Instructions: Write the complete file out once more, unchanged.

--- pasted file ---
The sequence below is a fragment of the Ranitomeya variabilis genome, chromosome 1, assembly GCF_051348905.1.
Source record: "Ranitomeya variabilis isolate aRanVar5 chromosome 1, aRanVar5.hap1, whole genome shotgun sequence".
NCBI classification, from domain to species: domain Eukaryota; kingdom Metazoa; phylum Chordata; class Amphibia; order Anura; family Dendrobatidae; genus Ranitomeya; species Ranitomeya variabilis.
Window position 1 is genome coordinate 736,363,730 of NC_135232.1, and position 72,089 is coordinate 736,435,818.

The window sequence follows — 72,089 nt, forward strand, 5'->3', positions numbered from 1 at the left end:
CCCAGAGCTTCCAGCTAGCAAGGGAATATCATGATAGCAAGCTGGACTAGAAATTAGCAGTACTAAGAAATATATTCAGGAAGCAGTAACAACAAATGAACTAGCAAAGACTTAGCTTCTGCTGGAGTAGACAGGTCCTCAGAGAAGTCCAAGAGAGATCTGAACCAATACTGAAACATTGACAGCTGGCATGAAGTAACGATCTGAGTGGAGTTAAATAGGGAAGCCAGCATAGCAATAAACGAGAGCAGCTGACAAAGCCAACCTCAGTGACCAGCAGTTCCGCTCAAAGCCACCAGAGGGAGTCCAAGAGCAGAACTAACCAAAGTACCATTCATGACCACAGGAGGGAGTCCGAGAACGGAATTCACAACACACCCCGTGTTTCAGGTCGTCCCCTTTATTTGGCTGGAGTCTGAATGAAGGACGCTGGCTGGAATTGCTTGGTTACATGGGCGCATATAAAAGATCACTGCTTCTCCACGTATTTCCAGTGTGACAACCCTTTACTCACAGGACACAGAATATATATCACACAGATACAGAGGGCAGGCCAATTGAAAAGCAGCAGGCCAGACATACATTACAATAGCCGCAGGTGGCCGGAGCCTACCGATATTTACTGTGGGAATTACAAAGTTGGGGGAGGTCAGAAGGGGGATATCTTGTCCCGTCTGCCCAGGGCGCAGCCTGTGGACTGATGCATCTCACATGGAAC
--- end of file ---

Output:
The sequence below is a fragment of the Ranitomeya variabilis genome, chromosome 1, assembly GCF_051348905.1.
Source record: "Ranitomeya variabilis isolate aRanVar5 chromosome 1, aRanVar5.hap1, whole genome shotgun sequence".
NCBI classification, from domain to species: domain Eukaryota; kingdom Metazoa; phylum Chordata; class Amphibia; order Anura; family Dendrobatidae; genus Ranitomeya; species Ranitomeya variabilis.
Window position 1 is genome coordinate 736,363,730 of NC_135232.1, and position 72,089 is coordinate 736,435,818.

The window sequence follows — 72,089 nt, forward strand, 5'->3', positions numbered from 1 at the left end:
CCCAGAGCTTCCAGCTAGCAAGGGAATATCATGATAGCAAGCTGGACTAGAAATTAGCAGTACTAAGAAATATATTCAGGAAGCAGTAACAACAAATGAACTAGCAAAGACTTAGCTTCTGCTGGAGTAGACAGGTCCTCAGAGAAGTCCAAGAGAGATCTGAACCAATACTGAAACATTGACAGCTGGCATGAAGTAACGATCTGAGTGGAGTTAAATAGGGAAGCCAGCATAGCAATAAACGAGAGCAGCTGACAAAGCCAACCTCAGTGACCAGCAGTTCCGCTCAAAGCCACCAGAGGGAGTCCAAGAGCAGAACTAACCAAAGTACCATTCATGACCACAGGAGGGAGTCCGAGAACGGAATTCACAACACACCCCGTGTTTCAGGTCGTCCCCTTTATTTGGCTGGAGTCTGAATGAAGGACGCTGGCTGGAATTGCTTGGTTACATGGGCGCATATAAAAGATCACTGCTTCTCCACGTATTTCCAGTGTGACAACCCTTTACTCACAGGACACAGAATATATATCACACAGATACAGAGGGCAGGCCAATTGAAAAGCAGCAGGCCAGACATACATTACAATAGCCGCAGGTGGCCGGAGCCTACCGATATTTACTGTGGGAATTACAAAGTTGGGGGAGGTCAGAAGGGGGATATCTTGTCCCGTCTGCCCAGGGCGCAGCCTGTGGACTGATGCATCTCACATGGAAC